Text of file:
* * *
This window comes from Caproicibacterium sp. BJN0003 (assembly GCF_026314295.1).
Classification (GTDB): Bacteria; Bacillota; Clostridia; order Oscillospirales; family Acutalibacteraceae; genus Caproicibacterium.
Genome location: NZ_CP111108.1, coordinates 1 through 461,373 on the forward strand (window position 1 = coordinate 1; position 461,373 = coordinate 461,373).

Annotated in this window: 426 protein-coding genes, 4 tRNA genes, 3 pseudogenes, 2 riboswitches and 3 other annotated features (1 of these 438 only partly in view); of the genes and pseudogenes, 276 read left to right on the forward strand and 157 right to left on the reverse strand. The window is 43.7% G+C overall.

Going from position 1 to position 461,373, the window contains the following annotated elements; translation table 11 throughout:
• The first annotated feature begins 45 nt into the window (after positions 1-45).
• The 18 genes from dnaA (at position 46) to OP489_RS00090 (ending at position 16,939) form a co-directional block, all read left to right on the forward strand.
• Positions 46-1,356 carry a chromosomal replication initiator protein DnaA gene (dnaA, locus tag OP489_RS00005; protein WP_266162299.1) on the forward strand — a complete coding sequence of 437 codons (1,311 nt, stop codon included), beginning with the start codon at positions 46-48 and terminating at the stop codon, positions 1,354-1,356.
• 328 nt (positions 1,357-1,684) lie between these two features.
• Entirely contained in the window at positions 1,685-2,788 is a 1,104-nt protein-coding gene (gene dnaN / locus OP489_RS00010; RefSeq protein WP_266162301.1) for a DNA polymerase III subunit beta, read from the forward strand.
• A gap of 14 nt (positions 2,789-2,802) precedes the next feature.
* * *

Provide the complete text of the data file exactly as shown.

This window comes from Caproicibacterium sp. BJN0003 (assembly GCF_026314295.1).
Classification (GTDB): Bacteria; Bacillota; Clostridia; order Oscillospirales; family Acutalibacteraceae; genus Caproicibacterium.
Genome location: NZ_CP111108.1, coordinates 1 through 461,373 on the forward strand (window position 1 = coordinate 1; position 461,373 = coordinate 461,373).

Annotated in this window: 426 protein-coding genes, 4 tRNA genes, 3 pseudogenes, 2 riboswitches and 3 other annotated features (1 of these 438 only partly in view); of the genes and pseudogenes, 276 read left to right on the forward strand and 157 right to left on the reverse strand. The window is 43.7% G+C overall.

Going from position 1 to position 461,373, the window contains the following annotated elements; translation table 11 throughout:
• The first annotated feature begins 45 nt into the window (after positions 1-45).
• The 18 genes from dnaA (at position 46) to OP489_RS00090 (ending at position 16,939) form a co-directional block, all read left to right on the forward strand.
• Positions 46-1,356 carry a chromosomal replication initiator protein DnaA gene (dnaA, locus tag OP489_RS00005; protein WP_266162299.1) on the forward strand — a complete coding sequence of 437 codons (1,311 nt, stop codon included), beginning with the start codon at positions 46-48 and terminating at the stop codon, positions 1,354-1,356.
• 328 nt (positions 1,357-1,684) lie between these two features.
• Entirely contained in the window at positions 1,685-2,788 is a 1,104-nt protein-coding gene (gene dnaN / locus OP489_RS00010; RefSeq protein WP_266162301.1) for a DNA polymerase III subunit beta, read from the forward strand.
• A gap of 14 nt (positions 2,789-2,802) precedes the next feature.